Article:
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Forty-3 writes "Win8 is gonna fail hard. Why? Because it's designed for the tablet and smartphone world. Android and iOS are already entrenched there; anything else that isn't amazingly better will fail. Win8 cannot be amazingly better. Therefore, it will fail.
It will have a side effect, however. Desktop users will be alienated. Microsoft has already done this 2 times in the past, ME and Vista. They can't afford to do it again. Most of their profits come from their desktop OS market and their office market. Without their mainstay in the OS market, they will be unable to continue as a software company. All of their other products are copies of existing software, and have all suffered staggering losses.
There is another problem with Microsoft. They have poor leadership. Even if Gates was evil, he was still a programmer. He programmed at least 1 piece of commercially successful software (Altair Basic). Balmer, on the other hand, is an MBA. He has not programmed one piece of software in his life. He instituted stack ranking, described by Kurt Eichenwald:
Every current and former Microsoft employee I interviewed, every one, cited stack ranking as the most destructive process inside of Microsoft ...
If you were on a team of 10 people, you walked in the first day knowing that, no matter how good everyone was, two people were going to get a great review, seven were going to get mediocre reviews, and one was going to get a terrible review
This caused projects at Microsoft to stagnate as they became entwined into an increasingly large bureaucracy that prevented actual work from happening. Projects like Windows Reader (Originally an eBook), Vista, and Zune, where Microsoft had several years on their competition ended up being released years later, stripped of features and far from their original purpose. There is no reason that win9 will be any different from win8.
I believe that in the next 5 years, users will be increasingly motivated to change OSs as Microsoft takes yet another plunge in their profits. There are currently 2 other viable options to windows: OS X and Linux (I refer to the FOSS BSDs in this statement as well, though they are not strictly linux). Although OS X has a large fanboy userbase, I do not see it gaining more than 5-10% over the next 5 years, as its overpriced hardware is not comparable to the many cheaper PC manufacturers' products. However, Linux has the power to take the computer world by the storm in the next 5 years, as its many variations form themselves against a unique subset of the computing world.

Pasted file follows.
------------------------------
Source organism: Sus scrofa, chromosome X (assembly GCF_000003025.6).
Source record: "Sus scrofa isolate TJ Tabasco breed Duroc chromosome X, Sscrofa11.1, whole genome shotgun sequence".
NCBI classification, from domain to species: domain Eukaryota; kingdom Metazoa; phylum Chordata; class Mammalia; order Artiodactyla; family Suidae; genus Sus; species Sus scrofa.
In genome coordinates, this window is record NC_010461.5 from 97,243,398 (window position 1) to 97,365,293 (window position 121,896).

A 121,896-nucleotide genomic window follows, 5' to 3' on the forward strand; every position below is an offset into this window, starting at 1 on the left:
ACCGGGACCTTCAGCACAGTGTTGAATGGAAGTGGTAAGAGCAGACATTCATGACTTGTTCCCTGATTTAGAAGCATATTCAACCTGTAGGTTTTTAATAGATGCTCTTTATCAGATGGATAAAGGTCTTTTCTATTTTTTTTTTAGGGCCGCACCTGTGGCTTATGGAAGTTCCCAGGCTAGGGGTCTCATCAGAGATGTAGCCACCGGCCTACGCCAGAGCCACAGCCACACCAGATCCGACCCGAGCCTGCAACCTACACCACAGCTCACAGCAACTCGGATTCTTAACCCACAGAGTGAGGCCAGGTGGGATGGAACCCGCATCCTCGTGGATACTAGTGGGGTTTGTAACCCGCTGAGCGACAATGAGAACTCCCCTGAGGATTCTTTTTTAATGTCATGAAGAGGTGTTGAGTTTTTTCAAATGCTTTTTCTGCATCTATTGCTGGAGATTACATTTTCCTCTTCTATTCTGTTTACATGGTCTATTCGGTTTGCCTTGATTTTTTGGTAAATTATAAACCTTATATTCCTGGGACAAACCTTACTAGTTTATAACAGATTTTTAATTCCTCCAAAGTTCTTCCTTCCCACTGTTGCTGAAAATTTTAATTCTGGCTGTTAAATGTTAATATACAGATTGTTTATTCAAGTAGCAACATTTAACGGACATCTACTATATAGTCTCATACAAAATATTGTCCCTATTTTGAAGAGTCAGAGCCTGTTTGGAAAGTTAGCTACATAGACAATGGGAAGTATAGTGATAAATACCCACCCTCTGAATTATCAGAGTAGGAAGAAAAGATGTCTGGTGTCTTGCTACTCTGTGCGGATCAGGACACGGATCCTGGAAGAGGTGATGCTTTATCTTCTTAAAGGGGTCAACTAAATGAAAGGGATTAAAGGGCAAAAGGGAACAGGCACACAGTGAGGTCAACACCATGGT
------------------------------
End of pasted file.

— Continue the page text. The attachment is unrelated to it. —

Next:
Linux has a large commercial userbase already, as many companies have searched for a more economically viable solution to windows in the post-recession world. According to two surveys by W3Tech and Security Space released in August 2011 and 2009, respectively, Linux now runs 63.9% or greater of all servers. According to a 2012 survey of companies with $500 million or more in revenues, almost 80% of them foresee an increase in linux usage in their company in the next 12 months, and 71.8% are planning to add more linux computers in order to support "Big Data."
The big obstacle we now face is widespread desktop adoption of linux. However, this may have already begun. Current articles place linux usage from 8-10% and growing (sourcesource). With the failure of win8 eminent, we may finally see Linus's World Domination Plan put into effect." Link to Original Source
Forty-3 (2563965) writes "Casio is giving away their Prizm calculator or a Classpad on the completion of their training course. This consists of three modules designed to teach users about the calculator. At the end of each module, users must submit an assesment with screenshots of the included 90-day trial version of the emulator. The Prizm is the Casio counterpart to the TI-Nspire, and has full color. It costs around $100. The Classpad is more of a PDA than a calculator, much as the Prizm is more like a smartphone. It has a touchscreen and comes with a stylus, although it does not have color. It costs around $130. Casio is undergoing this effort to increase awarness of their calculators, and encourage their use by educators and students." Link to Original Source